Despite two steep stock market declines in the last 13 years, baby boomers who are now retiring in droves have grown accustomed to earning strong returns on their savings and investments. Over the last 30 years the stock and bond markets returned roughly 10 percent and 6 percent respectively before inflation and about 7 percent and 3 percent in real (after inflation) terms.
Although we are repeatedly cautioned that “past performance does not guarantee future results,” research in the field of behavioral finance has demonstrated that even for sophisticated investors, past experience shapes our outlook of the future. In other words, in the context of the financial markets, “the good times should continue to roll.” That perspective, however, doesn’t square with the realities of today’s investing environment.
Investors worldwide are still grappling with the effects of the deepest economic downturn since the Great Depression. In an effort to stimulate the economy the Federal Reserve and central banks around the world embarked on an aggressive strategy to drive down interest rates to near historic levels.
The result is that we have transitioned to a world of low interest rates that most experts anticipate will continue for the foreseeable future. This presents a challenge for investors seeking to preserve and grow their nest eggs for two reasons.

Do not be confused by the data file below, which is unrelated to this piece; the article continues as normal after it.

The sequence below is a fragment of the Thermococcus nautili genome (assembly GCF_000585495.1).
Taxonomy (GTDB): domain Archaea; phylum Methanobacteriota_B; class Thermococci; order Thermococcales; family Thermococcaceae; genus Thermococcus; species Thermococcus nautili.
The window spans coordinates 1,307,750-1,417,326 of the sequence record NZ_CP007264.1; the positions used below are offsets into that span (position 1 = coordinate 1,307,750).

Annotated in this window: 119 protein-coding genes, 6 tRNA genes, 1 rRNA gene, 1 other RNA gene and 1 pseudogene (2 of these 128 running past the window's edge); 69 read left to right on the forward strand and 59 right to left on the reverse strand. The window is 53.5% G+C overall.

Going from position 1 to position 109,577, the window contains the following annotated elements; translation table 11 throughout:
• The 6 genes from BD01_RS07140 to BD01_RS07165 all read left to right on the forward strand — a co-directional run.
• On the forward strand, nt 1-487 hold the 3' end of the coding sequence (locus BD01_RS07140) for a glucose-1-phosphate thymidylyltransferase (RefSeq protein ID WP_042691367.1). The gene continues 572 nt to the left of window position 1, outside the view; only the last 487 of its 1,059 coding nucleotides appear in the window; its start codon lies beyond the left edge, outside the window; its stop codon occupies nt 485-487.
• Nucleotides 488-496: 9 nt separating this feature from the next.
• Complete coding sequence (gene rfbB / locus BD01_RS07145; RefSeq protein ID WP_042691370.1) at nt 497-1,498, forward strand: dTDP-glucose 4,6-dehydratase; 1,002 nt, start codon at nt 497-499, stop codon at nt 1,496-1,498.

First, with bonds generating miniscule yields, extrapolating the high bond returns of the last 30 years into the future would be pure fantasy. Second, because both history and basic financial principles teach us that equity returns are affected by interest rates; low rates also have important implications for stock returns.
The dilemma faced by every investor from institutional fund managers to average individuals is that projecting future investment returns with certainty is unrealistic because we don’t know precisely how the future will unfold.
However, in order to make intelligent decisions including how much to allocate to the different asset classes, how much we can spend today, and how much we need to save to fund future goals, we need a projection of the markets’ long-term performance.